And, as the DA's own Wilmot James has noted, "there are no short cuts" in this regard. Sadly, it is hard to see how South Africa can realistically catch up in anything other than the long term if it cannot even get textbooks to pupils – or determine who should be held responsible for the failure to do so.

The DA plan is also weak on structural questions, in particular agriculture and mining. South Africa's economy has long been dependent on the extractive industries and especially fossil fuels. It faces big decisions about the sustainability of that dependence that, thus far, neither the ANC government nor the private sector appear willing to acknowledge or even properly understand in terms of viable alternatives. Now we can add the DA to the list of denialists.

Tactical wisdom
Finally, back to the unions and Zille's Thatcherite preoccuption with them, which this column has previously questioned in terms of tactical wisdom. In its apparent "witch-hunt", as Steve Friedman writing in Business Day named it, the DA fails to appreciate the positive as well as progressive role the unions play in protecting workers from exploitation and how they thereby continue to absorb social pressures that would otherwise explode.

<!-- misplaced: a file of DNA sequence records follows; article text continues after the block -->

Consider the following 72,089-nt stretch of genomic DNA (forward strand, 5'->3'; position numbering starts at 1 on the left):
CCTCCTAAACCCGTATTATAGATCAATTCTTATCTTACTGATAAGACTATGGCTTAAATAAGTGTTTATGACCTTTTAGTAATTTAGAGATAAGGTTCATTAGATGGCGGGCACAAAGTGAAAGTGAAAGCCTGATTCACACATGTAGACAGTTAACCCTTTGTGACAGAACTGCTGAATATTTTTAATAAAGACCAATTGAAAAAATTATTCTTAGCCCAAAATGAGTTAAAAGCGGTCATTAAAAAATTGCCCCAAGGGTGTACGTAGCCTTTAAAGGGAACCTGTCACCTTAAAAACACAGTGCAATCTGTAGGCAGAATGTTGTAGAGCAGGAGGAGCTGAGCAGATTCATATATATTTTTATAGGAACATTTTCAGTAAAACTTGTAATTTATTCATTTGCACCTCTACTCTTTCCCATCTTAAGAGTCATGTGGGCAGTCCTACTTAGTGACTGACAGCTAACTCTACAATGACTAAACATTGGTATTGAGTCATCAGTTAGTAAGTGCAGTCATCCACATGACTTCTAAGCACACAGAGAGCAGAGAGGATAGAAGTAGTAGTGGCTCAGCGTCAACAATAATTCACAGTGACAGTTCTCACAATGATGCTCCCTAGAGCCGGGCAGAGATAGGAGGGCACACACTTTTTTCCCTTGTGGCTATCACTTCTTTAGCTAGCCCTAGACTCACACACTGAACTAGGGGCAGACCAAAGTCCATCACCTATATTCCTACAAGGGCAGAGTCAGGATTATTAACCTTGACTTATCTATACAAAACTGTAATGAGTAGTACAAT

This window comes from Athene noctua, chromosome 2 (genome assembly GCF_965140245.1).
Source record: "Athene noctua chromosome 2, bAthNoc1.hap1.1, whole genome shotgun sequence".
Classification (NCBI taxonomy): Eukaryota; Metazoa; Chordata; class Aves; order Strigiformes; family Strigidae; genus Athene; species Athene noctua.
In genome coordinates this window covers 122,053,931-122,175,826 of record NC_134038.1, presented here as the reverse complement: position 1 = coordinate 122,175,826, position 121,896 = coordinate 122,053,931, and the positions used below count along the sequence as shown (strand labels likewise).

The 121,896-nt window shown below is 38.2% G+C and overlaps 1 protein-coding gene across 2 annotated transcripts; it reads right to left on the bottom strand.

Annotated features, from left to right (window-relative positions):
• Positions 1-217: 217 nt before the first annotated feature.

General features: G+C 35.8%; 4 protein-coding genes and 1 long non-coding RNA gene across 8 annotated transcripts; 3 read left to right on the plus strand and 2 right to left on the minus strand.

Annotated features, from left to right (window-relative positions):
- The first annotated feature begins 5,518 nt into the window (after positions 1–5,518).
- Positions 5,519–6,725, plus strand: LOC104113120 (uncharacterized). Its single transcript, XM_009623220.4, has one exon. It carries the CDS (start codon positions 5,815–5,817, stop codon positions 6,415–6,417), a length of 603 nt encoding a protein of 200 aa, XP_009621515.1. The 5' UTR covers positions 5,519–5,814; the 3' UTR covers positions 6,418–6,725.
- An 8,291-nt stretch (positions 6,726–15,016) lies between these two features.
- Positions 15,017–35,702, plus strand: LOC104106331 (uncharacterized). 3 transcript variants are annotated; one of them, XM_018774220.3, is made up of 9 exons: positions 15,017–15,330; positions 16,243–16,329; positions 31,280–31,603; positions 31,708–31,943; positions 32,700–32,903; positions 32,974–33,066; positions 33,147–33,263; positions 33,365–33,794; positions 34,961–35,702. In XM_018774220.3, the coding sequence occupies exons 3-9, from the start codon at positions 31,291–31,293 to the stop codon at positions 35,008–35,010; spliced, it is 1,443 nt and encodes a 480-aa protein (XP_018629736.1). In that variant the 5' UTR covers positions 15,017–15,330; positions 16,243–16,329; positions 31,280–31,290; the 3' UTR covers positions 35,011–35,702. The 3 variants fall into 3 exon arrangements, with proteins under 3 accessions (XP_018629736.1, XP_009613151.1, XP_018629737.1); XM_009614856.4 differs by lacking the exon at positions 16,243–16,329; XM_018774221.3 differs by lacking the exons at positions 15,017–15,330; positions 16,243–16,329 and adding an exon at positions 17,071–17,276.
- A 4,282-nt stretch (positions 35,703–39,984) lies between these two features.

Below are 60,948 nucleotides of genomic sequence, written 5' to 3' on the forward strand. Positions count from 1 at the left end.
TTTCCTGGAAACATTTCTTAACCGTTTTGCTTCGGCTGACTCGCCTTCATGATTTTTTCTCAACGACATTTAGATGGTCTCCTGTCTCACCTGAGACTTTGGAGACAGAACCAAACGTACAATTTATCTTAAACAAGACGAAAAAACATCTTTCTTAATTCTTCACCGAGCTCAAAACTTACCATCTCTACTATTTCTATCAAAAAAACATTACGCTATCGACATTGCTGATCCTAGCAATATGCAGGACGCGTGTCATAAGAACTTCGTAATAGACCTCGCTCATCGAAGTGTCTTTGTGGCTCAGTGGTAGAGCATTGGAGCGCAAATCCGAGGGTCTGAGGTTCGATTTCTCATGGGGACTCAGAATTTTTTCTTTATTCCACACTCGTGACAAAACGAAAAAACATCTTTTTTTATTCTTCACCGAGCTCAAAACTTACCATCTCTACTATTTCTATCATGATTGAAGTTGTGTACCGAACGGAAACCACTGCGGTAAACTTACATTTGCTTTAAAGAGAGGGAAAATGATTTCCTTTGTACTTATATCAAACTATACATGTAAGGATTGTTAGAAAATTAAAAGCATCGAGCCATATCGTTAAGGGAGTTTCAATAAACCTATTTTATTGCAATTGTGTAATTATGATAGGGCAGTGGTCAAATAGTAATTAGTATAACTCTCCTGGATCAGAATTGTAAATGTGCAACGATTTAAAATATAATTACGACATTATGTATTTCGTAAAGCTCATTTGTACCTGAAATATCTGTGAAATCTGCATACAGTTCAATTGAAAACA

This, then, takes one to the ideological crux of the matter. The toughest questions that will be posed will be to do with whether the DA plan offers a new vision for the redistribution of wealth and power. If it fails to acknowledge that rent-seeking tendencies are no less prevalent or vested in the private sector than in the state, and if its only real argument is that the unions obstruct change, the DA is unlikely to persuade people that it can deliver substantive equality and is anything other than the political representative of unbridled free-market capitalism.

This could prove tricky, because the DA is a much broader political church these days. It contains real social democrats as well as conservatives and liberals. Holding it together would not be so easy were the real choices about policy implementation ever to be made in government, as the ANC illustrates on a near-daily basis.